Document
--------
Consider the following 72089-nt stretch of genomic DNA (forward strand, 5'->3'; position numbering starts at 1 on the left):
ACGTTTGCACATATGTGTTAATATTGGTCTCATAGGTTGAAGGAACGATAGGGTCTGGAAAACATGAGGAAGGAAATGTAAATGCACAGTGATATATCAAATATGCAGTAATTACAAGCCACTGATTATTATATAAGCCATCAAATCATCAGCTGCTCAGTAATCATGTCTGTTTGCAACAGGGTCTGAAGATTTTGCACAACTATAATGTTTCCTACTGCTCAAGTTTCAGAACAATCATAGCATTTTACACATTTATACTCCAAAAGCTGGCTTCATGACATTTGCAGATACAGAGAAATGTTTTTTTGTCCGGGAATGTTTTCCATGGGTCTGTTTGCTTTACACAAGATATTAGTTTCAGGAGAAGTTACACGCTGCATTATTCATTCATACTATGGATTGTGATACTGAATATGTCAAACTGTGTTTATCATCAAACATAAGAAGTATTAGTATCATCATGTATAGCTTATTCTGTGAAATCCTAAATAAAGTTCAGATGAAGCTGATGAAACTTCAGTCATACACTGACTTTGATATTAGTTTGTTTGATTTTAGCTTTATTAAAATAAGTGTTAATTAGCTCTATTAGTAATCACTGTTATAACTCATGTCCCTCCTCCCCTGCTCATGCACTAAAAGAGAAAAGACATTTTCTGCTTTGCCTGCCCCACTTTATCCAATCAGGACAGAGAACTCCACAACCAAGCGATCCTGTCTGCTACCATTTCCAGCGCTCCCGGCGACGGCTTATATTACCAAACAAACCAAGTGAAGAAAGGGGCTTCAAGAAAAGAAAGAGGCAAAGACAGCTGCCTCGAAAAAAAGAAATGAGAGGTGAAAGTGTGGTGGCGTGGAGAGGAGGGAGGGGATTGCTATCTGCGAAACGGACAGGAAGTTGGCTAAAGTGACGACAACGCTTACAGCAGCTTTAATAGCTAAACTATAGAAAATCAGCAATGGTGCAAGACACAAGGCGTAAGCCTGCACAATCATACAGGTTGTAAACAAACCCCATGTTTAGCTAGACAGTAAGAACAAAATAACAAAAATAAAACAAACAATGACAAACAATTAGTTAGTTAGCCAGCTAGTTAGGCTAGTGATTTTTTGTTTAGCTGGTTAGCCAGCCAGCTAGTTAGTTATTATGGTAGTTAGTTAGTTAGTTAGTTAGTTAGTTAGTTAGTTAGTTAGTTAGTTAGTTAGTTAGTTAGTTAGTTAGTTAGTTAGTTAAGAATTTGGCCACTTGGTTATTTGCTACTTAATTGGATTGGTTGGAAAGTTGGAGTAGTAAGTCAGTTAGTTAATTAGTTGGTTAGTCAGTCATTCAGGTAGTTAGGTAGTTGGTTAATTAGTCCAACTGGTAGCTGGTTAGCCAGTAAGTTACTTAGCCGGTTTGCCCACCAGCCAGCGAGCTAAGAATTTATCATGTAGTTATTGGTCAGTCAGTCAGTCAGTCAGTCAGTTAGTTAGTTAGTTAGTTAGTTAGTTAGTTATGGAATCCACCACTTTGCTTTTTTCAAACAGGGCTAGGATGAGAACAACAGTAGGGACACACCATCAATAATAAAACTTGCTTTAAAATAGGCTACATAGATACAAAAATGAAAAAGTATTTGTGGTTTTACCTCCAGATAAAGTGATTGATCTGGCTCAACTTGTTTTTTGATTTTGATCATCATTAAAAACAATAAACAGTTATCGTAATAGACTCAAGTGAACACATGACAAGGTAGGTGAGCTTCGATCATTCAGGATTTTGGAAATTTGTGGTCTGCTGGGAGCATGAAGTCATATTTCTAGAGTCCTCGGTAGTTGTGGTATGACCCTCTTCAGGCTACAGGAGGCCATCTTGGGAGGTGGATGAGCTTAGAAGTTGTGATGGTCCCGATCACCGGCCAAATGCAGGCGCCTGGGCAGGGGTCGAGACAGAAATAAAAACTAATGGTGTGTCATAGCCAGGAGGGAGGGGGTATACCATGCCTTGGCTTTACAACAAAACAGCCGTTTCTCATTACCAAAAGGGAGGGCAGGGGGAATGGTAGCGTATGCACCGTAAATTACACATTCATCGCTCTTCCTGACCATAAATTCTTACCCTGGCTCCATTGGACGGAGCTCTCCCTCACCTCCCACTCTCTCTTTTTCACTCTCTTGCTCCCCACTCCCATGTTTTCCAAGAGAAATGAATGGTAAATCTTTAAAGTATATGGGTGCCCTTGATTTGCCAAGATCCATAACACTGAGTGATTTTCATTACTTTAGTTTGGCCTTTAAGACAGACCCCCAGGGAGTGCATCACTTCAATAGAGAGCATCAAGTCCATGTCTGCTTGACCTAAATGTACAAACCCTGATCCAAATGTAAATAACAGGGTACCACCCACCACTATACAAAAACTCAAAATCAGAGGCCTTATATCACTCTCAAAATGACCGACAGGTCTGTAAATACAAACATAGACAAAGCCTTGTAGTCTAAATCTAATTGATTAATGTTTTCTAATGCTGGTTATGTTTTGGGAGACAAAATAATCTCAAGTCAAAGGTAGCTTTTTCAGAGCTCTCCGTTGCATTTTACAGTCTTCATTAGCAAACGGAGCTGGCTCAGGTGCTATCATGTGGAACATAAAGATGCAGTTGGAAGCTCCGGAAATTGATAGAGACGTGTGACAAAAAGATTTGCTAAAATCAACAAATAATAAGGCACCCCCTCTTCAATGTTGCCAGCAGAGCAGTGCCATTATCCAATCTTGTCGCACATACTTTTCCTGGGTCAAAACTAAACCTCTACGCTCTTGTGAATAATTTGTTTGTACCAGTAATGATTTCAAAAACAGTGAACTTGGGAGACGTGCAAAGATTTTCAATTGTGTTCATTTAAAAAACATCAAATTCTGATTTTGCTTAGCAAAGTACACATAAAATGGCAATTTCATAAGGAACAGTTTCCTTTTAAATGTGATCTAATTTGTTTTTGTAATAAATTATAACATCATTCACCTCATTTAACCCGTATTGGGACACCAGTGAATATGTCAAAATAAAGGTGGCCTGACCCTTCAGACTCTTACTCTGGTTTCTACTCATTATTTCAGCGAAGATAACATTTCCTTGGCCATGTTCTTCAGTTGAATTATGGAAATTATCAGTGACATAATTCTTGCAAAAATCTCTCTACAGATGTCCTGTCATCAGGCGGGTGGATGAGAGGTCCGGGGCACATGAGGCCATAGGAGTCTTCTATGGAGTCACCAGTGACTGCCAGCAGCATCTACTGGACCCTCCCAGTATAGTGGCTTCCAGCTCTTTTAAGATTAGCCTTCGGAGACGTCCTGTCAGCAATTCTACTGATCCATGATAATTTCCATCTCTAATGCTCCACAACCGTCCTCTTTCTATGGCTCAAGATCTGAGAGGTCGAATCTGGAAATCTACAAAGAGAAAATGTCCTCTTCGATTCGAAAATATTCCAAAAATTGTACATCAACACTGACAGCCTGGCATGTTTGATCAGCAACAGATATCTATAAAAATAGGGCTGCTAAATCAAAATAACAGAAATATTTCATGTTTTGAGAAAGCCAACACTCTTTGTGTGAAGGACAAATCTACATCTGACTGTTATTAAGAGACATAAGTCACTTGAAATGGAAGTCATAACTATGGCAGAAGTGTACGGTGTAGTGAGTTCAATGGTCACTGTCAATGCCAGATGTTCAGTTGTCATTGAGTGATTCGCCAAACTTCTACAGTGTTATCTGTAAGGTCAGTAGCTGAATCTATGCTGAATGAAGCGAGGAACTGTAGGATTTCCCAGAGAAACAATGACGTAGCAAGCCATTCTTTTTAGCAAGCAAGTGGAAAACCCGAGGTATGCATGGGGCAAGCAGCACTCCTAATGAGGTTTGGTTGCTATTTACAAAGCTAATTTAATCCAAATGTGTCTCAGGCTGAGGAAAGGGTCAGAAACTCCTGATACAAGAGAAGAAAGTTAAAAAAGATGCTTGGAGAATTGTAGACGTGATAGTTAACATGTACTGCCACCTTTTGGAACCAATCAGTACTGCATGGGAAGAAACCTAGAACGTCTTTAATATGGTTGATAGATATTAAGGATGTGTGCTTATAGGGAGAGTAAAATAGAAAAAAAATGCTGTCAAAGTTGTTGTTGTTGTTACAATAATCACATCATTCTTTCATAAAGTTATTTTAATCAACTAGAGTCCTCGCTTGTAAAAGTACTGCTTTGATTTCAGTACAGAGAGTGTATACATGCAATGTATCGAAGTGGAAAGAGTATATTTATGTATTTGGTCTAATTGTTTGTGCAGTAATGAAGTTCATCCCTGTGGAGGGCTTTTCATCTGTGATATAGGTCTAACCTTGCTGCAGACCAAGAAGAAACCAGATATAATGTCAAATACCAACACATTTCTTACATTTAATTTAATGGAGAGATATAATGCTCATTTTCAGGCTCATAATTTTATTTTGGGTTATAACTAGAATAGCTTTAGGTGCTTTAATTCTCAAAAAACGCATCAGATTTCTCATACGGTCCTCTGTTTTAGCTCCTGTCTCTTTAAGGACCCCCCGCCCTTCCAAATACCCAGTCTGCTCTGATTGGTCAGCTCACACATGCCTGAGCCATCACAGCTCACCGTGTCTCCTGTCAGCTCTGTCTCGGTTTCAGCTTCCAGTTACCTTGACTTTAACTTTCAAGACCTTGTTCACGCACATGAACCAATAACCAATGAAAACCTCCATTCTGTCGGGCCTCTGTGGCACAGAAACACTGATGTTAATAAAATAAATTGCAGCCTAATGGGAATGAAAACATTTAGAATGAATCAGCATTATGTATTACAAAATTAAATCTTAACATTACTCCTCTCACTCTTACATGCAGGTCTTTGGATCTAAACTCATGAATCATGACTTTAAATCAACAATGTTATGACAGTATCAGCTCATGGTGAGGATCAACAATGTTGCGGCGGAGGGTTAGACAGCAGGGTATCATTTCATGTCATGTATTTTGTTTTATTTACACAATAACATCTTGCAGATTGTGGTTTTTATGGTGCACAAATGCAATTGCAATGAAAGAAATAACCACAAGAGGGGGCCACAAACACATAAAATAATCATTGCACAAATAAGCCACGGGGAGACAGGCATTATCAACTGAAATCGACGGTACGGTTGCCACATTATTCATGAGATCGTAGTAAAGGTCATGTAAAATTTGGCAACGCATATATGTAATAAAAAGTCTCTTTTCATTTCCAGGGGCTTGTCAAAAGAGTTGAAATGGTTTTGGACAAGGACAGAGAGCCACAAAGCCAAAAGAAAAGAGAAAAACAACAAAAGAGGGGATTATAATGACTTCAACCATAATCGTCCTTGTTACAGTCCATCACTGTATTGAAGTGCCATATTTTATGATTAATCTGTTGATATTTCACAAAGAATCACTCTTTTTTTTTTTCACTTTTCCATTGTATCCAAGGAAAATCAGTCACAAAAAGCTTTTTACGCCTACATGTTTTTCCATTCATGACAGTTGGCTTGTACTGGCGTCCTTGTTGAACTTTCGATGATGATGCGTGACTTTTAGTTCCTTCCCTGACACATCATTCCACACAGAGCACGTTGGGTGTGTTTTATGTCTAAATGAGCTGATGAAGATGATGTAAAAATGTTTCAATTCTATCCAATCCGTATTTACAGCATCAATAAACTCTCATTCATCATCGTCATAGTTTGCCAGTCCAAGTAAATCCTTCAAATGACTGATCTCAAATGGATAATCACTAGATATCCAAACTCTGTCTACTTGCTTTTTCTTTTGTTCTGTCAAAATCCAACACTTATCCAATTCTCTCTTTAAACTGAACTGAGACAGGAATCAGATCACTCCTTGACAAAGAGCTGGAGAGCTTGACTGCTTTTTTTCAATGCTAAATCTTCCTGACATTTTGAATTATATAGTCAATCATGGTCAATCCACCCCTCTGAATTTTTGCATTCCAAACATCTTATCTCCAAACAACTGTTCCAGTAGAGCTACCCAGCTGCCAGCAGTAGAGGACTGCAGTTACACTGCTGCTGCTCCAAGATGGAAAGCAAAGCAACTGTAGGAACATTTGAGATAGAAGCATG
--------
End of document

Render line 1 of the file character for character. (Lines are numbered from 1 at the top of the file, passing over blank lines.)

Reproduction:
Consider the following 72089-nt stretch of genomic DNA (forward strand, 5'->3'; position numbering starts at 1 on the left):